This week, I've read a few online articles about the confusion different food labelling can cause among shoppers. But, this time, it's not about RDA's (recommended daily allowance) or fat content or salt levels. It's about dates. Do shoppers know the difference between use-by, best-before, display-until and sell-by? Apparently not. It's reported £12bn worth of edible food is thrown away every year. And food labeling is part of the problem.
Just for clarification:
- Use-by - the date by which it is SAFE to eat.
- Best-before - the day by which it is BEST to eat, but is usually NOT unsafe to do so after.
- Display-until and Sell-by - dates used by shops to keep track of and rotate stock.
The Government has advised that sell-by and display-until dates by removed from packaging, and rightly so. But, there is also some concern over whether the use-by and best-before dates used are accurate enough. I think it's understandable that companies will air on the side of caution when it comes to producing these dates. They would otherwise be at risk of being sued if anyone did get ill from out-of-date foods. However, it's claimed that such products as eggs and yoghurt could last well beyond the stated date.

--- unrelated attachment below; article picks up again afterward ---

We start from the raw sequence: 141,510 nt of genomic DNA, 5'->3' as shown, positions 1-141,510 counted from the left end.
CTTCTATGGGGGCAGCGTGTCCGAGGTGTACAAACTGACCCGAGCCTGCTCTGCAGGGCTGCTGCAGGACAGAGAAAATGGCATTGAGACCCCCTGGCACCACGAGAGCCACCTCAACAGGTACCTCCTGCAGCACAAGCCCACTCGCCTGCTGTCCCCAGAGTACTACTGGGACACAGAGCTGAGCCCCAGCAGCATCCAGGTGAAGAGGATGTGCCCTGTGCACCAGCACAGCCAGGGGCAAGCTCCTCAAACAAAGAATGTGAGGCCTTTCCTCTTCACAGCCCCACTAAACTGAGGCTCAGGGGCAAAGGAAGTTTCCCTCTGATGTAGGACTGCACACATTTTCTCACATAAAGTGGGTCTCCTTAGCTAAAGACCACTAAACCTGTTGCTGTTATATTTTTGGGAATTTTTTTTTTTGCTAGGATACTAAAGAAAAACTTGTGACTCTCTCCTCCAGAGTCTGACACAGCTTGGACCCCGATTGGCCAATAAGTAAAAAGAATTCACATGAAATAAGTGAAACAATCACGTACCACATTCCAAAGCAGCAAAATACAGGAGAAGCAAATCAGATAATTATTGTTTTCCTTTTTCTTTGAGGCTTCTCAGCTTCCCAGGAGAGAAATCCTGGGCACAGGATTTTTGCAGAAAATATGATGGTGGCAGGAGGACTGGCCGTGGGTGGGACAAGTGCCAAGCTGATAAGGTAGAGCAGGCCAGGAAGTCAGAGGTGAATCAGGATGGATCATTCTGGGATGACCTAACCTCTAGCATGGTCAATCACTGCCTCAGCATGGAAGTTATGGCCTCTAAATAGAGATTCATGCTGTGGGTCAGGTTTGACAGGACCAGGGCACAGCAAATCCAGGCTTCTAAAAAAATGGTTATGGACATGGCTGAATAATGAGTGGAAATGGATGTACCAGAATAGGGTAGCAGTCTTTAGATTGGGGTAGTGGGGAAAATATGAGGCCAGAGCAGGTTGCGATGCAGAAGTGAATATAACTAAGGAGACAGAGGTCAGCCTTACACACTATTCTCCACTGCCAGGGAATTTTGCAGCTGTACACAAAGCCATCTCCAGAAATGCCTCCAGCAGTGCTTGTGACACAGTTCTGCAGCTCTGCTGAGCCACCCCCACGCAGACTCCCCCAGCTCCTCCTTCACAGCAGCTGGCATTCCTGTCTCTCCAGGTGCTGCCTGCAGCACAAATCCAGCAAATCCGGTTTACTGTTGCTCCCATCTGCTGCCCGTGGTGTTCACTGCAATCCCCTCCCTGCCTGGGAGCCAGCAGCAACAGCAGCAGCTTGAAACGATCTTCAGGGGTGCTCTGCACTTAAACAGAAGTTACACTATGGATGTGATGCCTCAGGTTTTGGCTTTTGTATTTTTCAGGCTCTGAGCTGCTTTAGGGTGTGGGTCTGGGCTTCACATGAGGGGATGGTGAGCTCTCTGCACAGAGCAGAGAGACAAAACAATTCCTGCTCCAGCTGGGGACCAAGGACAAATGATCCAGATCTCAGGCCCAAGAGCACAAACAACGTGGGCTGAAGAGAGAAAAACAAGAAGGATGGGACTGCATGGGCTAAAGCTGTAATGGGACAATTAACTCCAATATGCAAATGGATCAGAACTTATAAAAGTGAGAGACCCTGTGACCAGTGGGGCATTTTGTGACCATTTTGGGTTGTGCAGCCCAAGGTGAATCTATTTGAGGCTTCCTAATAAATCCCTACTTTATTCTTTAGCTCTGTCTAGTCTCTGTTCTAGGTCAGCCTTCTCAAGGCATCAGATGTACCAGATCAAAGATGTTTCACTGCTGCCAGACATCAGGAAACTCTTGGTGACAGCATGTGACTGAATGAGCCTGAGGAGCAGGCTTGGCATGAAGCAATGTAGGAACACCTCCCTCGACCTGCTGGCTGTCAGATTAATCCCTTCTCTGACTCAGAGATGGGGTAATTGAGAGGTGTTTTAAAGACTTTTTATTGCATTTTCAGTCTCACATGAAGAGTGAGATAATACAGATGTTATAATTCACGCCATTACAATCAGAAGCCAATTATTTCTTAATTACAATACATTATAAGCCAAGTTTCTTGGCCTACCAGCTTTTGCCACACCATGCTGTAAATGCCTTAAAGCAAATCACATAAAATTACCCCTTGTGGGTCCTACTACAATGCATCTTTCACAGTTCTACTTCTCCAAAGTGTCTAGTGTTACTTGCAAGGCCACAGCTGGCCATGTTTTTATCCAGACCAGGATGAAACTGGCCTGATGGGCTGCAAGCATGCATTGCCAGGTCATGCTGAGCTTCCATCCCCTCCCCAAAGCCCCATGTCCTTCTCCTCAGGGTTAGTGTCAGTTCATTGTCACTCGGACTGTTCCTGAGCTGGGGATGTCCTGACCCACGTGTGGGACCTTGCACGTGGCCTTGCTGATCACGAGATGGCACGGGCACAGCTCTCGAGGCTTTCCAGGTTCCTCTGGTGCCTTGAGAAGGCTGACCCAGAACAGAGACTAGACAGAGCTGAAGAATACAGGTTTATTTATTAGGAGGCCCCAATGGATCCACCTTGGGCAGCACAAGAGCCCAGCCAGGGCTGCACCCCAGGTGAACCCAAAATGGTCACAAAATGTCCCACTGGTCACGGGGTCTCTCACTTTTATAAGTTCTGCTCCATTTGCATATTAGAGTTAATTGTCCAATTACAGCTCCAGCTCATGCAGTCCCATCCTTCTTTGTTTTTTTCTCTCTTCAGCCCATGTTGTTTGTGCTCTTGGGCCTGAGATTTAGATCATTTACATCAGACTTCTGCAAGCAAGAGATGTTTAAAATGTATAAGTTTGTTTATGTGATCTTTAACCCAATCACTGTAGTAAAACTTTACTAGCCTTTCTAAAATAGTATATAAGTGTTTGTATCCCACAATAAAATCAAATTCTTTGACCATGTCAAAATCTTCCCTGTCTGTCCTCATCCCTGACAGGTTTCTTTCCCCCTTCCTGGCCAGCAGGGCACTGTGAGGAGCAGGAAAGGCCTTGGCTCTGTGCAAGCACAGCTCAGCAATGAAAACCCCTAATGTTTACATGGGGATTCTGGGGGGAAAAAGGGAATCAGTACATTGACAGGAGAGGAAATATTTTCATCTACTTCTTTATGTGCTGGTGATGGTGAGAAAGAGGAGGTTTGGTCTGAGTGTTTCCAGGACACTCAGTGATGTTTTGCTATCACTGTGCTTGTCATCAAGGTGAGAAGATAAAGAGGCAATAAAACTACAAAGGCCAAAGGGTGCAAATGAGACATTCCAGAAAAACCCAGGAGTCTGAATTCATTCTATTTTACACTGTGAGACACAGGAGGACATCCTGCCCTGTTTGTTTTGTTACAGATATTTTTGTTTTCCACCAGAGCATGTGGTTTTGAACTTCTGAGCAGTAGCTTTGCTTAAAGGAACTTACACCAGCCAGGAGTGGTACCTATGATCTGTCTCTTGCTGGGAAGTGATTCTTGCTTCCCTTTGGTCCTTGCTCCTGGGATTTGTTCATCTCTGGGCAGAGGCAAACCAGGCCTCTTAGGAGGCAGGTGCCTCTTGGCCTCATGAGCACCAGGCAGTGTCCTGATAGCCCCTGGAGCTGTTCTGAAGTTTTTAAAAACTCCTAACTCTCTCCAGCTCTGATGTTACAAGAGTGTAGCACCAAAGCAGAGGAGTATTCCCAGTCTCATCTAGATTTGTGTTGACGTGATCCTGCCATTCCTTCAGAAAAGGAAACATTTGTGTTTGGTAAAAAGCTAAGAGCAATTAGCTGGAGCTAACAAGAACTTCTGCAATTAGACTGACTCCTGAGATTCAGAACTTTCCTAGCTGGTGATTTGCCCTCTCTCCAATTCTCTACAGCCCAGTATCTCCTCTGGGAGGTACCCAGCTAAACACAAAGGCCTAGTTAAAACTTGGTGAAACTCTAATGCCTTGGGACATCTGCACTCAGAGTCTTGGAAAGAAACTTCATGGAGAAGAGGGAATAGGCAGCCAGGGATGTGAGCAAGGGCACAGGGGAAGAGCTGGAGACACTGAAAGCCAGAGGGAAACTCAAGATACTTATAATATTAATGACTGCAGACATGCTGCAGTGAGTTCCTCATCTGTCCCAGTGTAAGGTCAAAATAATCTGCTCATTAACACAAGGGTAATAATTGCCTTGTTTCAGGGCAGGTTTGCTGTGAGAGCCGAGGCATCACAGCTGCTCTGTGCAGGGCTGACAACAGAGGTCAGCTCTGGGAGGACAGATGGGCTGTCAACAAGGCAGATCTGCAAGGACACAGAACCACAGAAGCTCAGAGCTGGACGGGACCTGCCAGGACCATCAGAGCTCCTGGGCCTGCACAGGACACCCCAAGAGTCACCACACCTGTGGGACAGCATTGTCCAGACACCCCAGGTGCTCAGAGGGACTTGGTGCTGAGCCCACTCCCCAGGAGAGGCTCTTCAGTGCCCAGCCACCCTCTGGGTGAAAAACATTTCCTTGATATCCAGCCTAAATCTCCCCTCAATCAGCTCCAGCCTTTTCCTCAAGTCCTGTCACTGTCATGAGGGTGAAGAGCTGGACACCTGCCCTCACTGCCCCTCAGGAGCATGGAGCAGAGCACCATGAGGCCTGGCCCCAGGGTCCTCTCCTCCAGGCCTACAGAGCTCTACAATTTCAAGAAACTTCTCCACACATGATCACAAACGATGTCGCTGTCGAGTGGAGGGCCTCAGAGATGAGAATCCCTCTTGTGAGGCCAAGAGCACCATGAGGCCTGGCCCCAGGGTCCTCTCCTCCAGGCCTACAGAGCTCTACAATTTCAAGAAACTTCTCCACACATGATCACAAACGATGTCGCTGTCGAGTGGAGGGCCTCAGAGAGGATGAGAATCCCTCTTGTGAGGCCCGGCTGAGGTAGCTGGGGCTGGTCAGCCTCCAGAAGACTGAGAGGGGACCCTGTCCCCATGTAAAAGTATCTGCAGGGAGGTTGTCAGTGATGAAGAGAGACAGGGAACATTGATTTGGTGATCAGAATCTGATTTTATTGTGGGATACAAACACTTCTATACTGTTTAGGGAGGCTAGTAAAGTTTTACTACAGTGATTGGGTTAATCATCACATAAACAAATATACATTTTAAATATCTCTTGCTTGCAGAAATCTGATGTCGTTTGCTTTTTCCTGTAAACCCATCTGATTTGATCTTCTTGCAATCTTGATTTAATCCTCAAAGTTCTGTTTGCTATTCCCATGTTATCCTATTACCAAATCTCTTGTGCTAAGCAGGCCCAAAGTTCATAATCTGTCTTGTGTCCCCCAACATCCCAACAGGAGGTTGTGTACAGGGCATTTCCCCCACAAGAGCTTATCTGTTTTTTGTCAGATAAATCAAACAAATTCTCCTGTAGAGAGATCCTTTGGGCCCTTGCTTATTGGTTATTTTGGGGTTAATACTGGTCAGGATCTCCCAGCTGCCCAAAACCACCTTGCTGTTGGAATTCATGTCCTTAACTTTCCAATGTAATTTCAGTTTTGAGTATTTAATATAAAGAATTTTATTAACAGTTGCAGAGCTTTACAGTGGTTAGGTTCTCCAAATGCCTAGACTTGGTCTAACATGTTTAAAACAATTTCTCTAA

Apart from reading labels correctly, there are other ways of reducing food waste.
Firstly, shop in the reduced sections. Supermarkets count towards a large percentage of food waste, but if you buy it they can't bin it. Just make sure you don't forget about the food and bin it yourself.
Secondly, buy ugly. Supermarkets ask their producers to supply perfect products. Any knobbly bits or irregular shapes, and it's thrown away.
Lastly, at home, use everything you can. Make a stock out of the roast chicken carcass and vegetable peelings. Turn stale bits of bread into breadcrumbs. And plan your meals.
The Guardian: Best before, still fine after
Food Standards Agency: Guidance on the application of date labels to food (pdf)